Gone in the Night is not making as deep a statement about female aging as She Will, but it does satirizes sexist attitude about the subject – a point emphasized by casting Ryder as a woman perceived as past her prime even even though she still looks great, just not not twenty. Even Nicholas, nearly a decade her senior, with the clock running out on him, says “Look at you” when trying to make a case for the benefit of extended longevity.

Ryder is engaging in the role, capturing the character’s own self doubts but also making Kath compelling even though she’s not a clearly motivated protagonist by the standards of the genre: Kath may be curious about Greta, but she is not out to rescue Al or get him back; in fact, she insists she would be fine without him – alone with her books and no companion but “fucking silence.” (The film’s sly joke is that she gets her wish, though not in a way one might expect.)

Brianne Tju

The other major players also deliver solid performances, making their morally compromised or duplicitous characters feel believably motivated even when doing things they know are wrong. Tju stands out from the rest as the one with no hesitation (at least until her conspirators consider double crossing her, provoking a pricelessly contemptuous “Really?” from her lips – she can’t believe they have the nerve, but the very thought still pisses her off).

In an era dominated expensive studio blockbusters, Gone in the Night proves that a modestly budgeted indie film can still deliver the goods. It satisfies all its hybrid genre requirements (mystery, suspense, horror), but also delivers a clever spin on the missing-person scenario as it plays out with a woman in the lead. Once upon a time, Kath would have taken a backseat while a man solved the mystery. More recently she would rescue him herself. Now, along comes a film suggesting she may be better off without him.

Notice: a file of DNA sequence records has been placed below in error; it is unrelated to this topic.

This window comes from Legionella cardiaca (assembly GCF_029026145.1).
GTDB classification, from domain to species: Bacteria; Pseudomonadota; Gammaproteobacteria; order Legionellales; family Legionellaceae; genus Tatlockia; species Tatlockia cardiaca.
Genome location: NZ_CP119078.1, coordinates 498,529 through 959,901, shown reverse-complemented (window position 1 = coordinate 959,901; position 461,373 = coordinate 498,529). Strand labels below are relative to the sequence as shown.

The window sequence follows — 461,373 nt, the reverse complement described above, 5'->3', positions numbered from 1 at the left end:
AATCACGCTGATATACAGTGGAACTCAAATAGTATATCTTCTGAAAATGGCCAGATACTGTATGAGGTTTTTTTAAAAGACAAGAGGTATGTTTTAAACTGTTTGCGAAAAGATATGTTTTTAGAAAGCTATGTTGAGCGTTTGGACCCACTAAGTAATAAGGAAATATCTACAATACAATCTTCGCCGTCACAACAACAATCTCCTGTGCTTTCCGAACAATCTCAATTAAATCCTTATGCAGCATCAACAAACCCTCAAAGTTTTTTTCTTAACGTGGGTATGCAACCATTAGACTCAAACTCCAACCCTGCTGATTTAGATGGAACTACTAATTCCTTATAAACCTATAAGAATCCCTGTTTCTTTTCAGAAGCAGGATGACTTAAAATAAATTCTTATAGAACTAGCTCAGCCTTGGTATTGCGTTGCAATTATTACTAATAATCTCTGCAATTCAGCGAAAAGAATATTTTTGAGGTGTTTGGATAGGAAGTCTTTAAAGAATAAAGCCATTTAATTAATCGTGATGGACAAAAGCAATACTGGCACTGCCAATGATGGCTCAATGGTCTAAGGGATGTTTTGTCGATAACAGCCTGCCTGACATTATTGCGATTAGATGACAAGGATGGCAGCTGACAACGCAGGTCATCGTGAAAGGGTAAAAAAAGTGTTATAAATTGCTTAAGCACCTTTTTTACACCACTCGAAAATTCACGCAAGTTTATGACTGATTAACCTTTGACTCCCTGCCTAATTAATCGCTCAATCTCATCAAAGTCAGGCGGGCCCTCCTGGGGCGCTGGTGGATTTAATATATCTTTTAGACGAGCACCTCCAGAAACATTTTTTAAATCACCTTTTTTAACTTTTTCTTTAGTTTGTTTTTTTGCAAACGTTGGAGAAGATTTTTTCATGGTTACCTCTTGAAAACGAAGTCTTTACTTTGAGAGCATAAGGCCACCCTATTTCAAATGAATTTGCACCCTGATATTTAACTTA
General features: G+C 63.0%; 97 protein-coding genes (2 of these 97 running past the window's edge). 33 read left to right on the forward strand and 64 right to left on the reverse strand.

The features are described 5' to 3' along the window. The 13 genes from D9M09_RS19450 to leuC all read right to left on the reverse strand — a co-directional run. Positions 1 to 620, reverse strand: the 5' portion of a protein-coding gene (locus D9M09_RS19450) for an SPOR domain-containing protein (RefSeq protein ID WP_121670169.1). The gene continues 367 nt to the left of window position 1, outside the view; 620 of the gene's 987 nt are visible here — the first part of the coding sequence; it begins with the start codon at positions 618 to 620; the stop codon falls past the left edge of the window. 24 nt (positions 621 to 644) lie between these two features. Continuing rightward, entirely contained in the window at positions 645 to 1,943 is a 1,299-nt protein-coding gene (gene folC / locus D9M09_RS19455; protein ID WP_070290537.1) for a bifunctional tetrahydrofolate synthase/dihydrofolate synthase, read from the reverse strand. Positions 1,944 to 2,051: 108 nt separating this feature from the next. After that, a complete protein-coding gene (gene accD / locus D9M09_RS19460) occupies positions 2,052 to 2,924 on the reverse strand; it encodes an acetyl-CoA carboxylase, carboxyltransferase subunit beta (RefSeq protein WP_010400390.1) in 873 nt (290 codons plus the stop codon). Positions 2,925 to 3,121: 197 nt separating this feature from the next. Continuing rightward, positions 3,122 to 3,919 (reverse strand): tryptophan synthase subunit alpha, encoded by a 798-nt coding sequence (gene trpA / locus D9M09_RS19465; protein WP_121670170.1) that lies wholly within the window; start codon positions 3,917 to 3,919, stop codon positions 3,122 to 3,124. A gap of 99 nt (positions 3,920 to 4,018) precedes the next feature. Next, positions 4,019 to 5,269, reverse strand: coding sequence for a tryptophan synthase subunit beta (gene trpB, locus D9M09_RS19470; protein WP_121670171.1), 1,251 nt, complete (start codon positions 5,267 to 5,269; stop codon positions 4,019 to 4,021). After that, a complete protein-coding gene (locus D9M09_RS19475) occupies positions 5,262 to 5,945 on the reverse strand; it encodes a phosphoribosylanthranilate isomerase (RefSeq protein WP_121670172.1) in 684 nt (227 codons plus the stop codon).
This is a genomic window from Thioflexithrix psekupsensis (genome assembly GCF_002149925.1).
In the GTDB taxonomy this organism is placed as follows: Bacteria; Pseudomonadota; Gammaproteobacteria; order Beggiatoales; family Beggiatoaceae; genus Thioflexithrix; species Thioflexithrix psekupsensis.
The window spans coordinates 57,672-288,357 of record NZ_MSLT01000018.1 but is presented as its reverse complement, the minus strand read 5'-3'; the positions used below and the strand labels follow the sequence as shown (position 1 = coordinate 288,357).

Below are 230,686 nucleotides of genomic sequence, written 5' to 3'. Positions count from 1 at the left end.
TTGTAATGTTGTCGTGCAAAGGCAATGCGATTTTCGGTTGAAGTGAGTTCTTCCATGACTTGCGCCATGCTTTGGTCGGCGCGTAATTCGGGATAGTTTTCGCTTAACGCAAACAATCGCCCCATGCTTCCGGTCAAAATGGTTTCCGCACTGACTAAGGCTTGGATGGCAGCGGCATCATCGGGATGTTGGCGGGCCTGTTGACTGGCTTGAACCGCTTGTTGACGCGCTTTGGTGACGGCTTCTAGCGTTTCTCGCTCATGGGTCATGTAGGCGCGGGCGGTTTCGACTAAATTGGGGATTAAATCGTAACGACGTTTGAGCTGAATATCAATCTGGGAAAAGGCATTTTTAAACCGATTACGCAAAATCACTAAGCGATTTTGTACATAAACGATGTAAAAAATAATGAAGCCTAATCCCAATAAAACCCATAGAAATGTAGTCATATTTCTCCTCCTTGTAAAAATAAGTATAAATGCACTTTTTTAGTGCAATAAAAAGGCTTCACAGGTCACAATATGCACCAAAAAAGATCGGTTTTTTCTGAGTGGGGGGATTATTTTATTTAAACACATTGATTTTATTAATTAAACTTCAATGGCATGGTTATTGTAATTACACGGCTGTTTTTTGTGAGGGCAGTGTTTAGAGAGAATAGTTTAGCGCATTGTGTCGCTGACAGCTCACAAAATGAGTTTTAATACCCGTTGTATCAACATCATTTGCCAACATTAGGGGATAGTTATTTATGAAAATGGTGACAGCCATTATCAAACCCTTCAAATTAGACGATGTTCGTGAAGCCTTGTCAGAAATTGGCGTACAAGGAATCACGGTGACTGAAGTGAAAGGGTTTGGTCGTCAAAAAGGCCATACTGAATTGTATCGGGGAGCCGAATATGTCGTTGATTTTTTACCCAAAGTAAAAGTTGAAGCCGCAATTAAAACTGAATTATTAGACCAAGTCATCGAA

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Hollywood Gothique's rating of Gone in the Night

Rating Scale

Gone in the Night Review1 – Avoid
2 – Not recommended but not all bad
3 – Recommended
4 – Highly Recommended
5 – Must See

Gone in the Night is a solid mystery-thriller that veers into horror territory while touching on the subject of how badly a middle-aged woman needs to find the younger man who left her for another woman. The narrative structure is clever, dropping hints without ruining the surprises, and the visual execution holds attention during the quieter moments that gradually build to a grim but satisfying climax.

Gone in the Night (originally titled The Cow, 2022). Vertical Pictures. Director: Eli Horowitz. Writers: Matthew Derby, Eli Horowitz. Cast: Winona Ryder, John Gallagher Jr, Owen Teague, Brianne Tju, Dermot Mulroney. Rated R. 90m. U.S. Theatrical Release (limited engagements): July 15.

Steve Biodrowski, Administrator

A graduate of USC film school, Steve Biodrowski has worked as a film critic, journalist, and editor at Movieline, Premiere, Le Cinephage, The Dark Side., Cinefantastique magazine, Fandom.com, and Cinescape Online. He is currently Managing Editor of Cinefantastique Online and owner-operator of Hollywood Gothique.